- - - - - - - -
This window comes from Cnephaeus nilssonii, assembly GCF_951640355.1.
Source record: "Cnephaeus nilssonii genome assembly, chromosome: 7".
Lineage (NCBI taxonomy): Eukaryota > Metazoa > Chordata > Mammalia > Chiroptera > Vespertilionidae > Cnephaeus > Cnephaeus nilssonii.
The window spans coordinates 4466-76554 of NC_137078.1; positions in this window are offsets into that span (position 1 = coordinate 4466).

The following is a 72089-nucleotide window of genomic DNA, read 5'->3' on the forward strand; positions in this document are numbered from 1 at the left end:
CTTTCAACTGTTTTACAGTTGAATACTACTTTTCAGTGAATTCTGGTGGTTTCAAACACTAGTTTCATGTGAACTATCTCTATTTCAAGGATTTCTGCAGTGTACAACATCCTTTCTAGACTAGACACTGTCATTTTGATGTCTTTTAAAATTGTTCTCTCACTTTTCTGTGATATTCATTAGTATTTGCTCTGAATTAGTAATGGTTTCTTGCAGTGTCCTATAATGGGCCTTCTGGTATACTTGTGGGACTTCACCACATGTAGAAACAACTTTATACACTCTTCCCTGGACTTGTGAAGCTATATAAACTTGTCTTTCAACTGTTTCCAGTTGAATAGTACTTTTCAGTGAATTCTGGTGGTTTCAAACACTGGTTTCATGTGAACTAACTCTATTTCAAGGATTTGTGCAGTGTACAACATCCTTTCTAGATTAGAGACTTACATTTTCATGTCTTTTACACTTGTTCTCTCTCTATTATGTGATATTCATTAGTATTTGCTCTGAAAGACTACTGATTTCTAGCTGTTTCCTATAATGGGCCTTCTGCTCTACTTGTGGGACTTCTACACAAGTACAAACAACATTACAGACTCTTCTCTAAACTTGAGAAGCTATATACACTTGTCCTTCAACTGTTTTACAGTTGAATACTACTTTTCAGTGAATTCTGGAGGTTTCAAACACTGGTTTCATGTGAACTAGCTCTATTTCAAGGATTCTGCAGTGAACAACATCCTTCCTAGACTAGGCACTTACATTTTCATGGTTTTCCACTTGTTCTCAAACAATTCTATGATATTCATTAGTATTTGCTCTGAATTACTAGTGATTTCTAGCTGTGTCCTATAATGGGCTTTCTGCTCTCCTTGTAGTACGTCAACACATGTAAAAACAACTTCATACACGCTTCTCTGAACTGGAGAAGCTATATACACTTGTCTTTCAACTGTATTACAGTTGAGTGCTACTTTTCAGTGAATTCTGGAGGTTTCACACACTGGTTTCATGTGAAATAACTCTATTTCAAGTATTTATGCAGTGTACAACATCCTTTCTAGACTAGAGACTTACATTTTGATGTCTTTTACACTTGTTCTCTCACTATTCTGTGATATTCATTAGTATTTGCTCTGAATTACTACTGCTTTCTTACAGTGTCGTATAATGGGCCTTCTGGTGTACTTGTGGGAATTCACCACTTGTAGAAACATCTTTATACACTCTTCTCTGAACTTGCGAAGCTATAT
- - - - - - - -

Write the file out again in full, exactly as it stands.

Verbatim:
This window comes from Cnephaeus nilssonii, assembly GCF_951640355.1.
Source record: "Cnephaeus nilssonii genome assembly, chromosome: 7".
Lineage (NCBI taxonomy): Eukaryota > Metazoa > Chordata > Mammalia > Chiroptera > Vespertilionidae > Cnephaeus > Cnephaeus nilssonii.
The window spans coordinates 4466-76554 of NC_137078.1; positions in this window are offsets into that span (position 1 = coordinate 4466).

The following is a 72089-nucleotide window of genomic DNA, read 5'->3' on the forward strand; positions in this document are numbered from 1 at the left end:
CTTTCAACTGTTTTACAGTTGAATACTACTTTTCAGTGAATTCTGGTGGTTTCAAACACTAGTTTCATGTGAACTATCTCTATTTCAAGGATTTCTGCAGTGTACAACATCCTTTCTAGACTAGACACTGTCATTTTGATGTCTTTTAAAATTGTTCTCTCACTTTTCTGTGATATTCATTAGTATTTGCTCTGAATTAGTAATGGTTTCTTGCAGTGTCCTATAATGGGCCTTCTGGTATACTTGTGGGACTTCACCACATGTAGAAACAACTTTATACACTCTTCCCTGGACTTGTGAAGCTATATAAACTTGTCTTTCAACTGTTTCCAGTTGAATAGTACTTTTCAGTGAATTCTGGTGGTTTCAAACACTGGTTTCATGTGAACTAACTCTATTTCAAGGATTTGTGCAGTGTACAACATCCTTTCTAGATTAGAGACTTACATTTTCATGTCTTTTACACTTGTTCTCTCTCTATTATGTGATATTCATTAGTATTTGCTCTGAAAGACTACTGATTTCTAGCTGTTTCCTATAATGGGCCTTCTGCTCTACTTGTGGGACTTCTACACAAGTACAAACAACATTACAGACTCTTCTCTAAACTTGAGAAGCTATATACACTTGTCCTTCAACTGTTTTACAGTTGAATACTACTTTTCAGTGAATTCTGGAGGTTTCAAACACTGGTTTCATGTGAACTAGCTCTATTTCAAGGATTCTGCAGTGAACAACATCCTTCCTAGACTAGGCACTTACATTTTCATGGTTTTCCACTTGTTCTCAAACAATTCTATGATATTCATTAGTATTTGCTCTGAATTACTAGTGATTTCTAGCTGTGTCCTATAATGGGCTTTCTGCTCTCCTTGTAGTACGTCAACACATGTAAAAACAACTTCATACACGCTTCTCTGAACTGGAGAAGCTATATACACTTGTCTTTCAACTGTATTACAGTTGAGTGCTACTTTTCAGTGAATTCTGGAGGTTTCACACACTGGTTTCATGTGAAATAACTCTATTTCAAGTATTTATGCAGTGTACAACATCCTTTCTAGACTAGAGACTTACATTTTGATGTCTTTTACACTTGTTCTCTCACTATTCTGTGATATTCATTAGTATTTGCTCTGAATTACTACTGCTTTCTTACAGTGTCGTATAATGGGCCTTCTGGTGTACTTGTGGGAATTCACCACTTGTAGAAACATCTTTATACACTCTTCTCTGAACTTGCGAAGCTATAT